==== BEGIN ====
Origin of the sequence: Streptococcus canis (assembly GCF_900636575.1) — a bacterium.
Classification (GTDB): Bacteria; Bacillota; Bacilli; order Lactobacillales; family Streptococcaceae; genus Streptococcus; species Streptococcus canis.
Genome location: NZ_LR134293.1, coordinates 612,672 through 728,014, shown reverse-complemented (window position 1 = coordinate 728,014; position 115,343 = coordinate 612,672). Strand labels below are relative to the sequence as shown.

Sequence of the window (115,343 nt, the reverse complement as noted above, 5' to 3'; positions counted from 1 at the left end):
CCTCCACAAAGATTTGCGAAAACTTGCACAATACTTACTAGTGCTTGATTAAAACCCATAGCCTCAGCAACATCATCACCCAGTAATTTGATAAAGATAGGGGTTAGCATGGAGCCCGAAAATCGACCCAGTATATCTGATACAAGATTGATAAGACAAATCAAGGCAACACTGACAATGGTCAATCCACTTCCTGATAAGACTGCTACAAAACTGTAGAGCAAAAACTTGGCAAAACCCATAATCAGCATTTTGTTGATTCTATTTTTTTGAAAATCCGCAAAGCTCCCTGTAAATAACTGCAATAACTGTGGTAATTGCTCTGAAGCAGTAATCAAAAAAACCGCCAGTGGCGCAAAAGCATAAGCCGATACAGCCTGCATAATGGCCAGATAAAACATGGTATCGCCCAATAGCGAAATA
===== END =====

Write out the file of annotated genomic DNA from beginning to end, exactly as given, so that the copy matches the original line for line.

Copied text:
Origin of the sequence: Streptococcus canis (assembly GCF_900636575.1) — a bacterium.
Classification (GTDB): Bacteria; Bacillota; Bacilli; order Lactobacillales; family Streptococcaceae; genus Streptococcus; species Streptococcus canis.
Genome location: NZ_LR134293.1, coordinates 612,672 through 728,014, shown reverse-complemented (window position 1 = coordinate 728,014; position 115,343 = coordinate 612,672). Strand labels below are relative to the sequence as shown.

Sequence of the window (115,343 nt, the reverse complement as noted above, 5' to 3'; positions counted from 1 at the left end):
CCTCCACAAAGATTTGCGAAAACTTGCACAATACTTACTAGTGCTTGATTAAAACCCATAGCCTCAGCAACATCATCACCCAGTAATTTGATAAAGATAGGGGTTAGCATGGAGCCCGAAAATCGACCCAGTATATCTGATACAAGATTGATAAGACAAATCAAGGCAACACTGACAATGGTCAATCCACTTCCTGATAAGACTGCTACAAAACTGTAGAGCAAAAACTTGGCAAAACCCATAATCAGCATTTTGTTGATTCTATTTTTTTGAAAATCCGCAAAGCTCCCTGTAAATAACTGCAATAACTGTGGTAATTGCTCTGAAGCAGTAATCAAAAAAACCGCCAGTGGCGCAAAAGCATAAGCCGATACAGCCTGCATAATGGCCAGATAAAACATGGTATCGCCCAATAGCGAAATA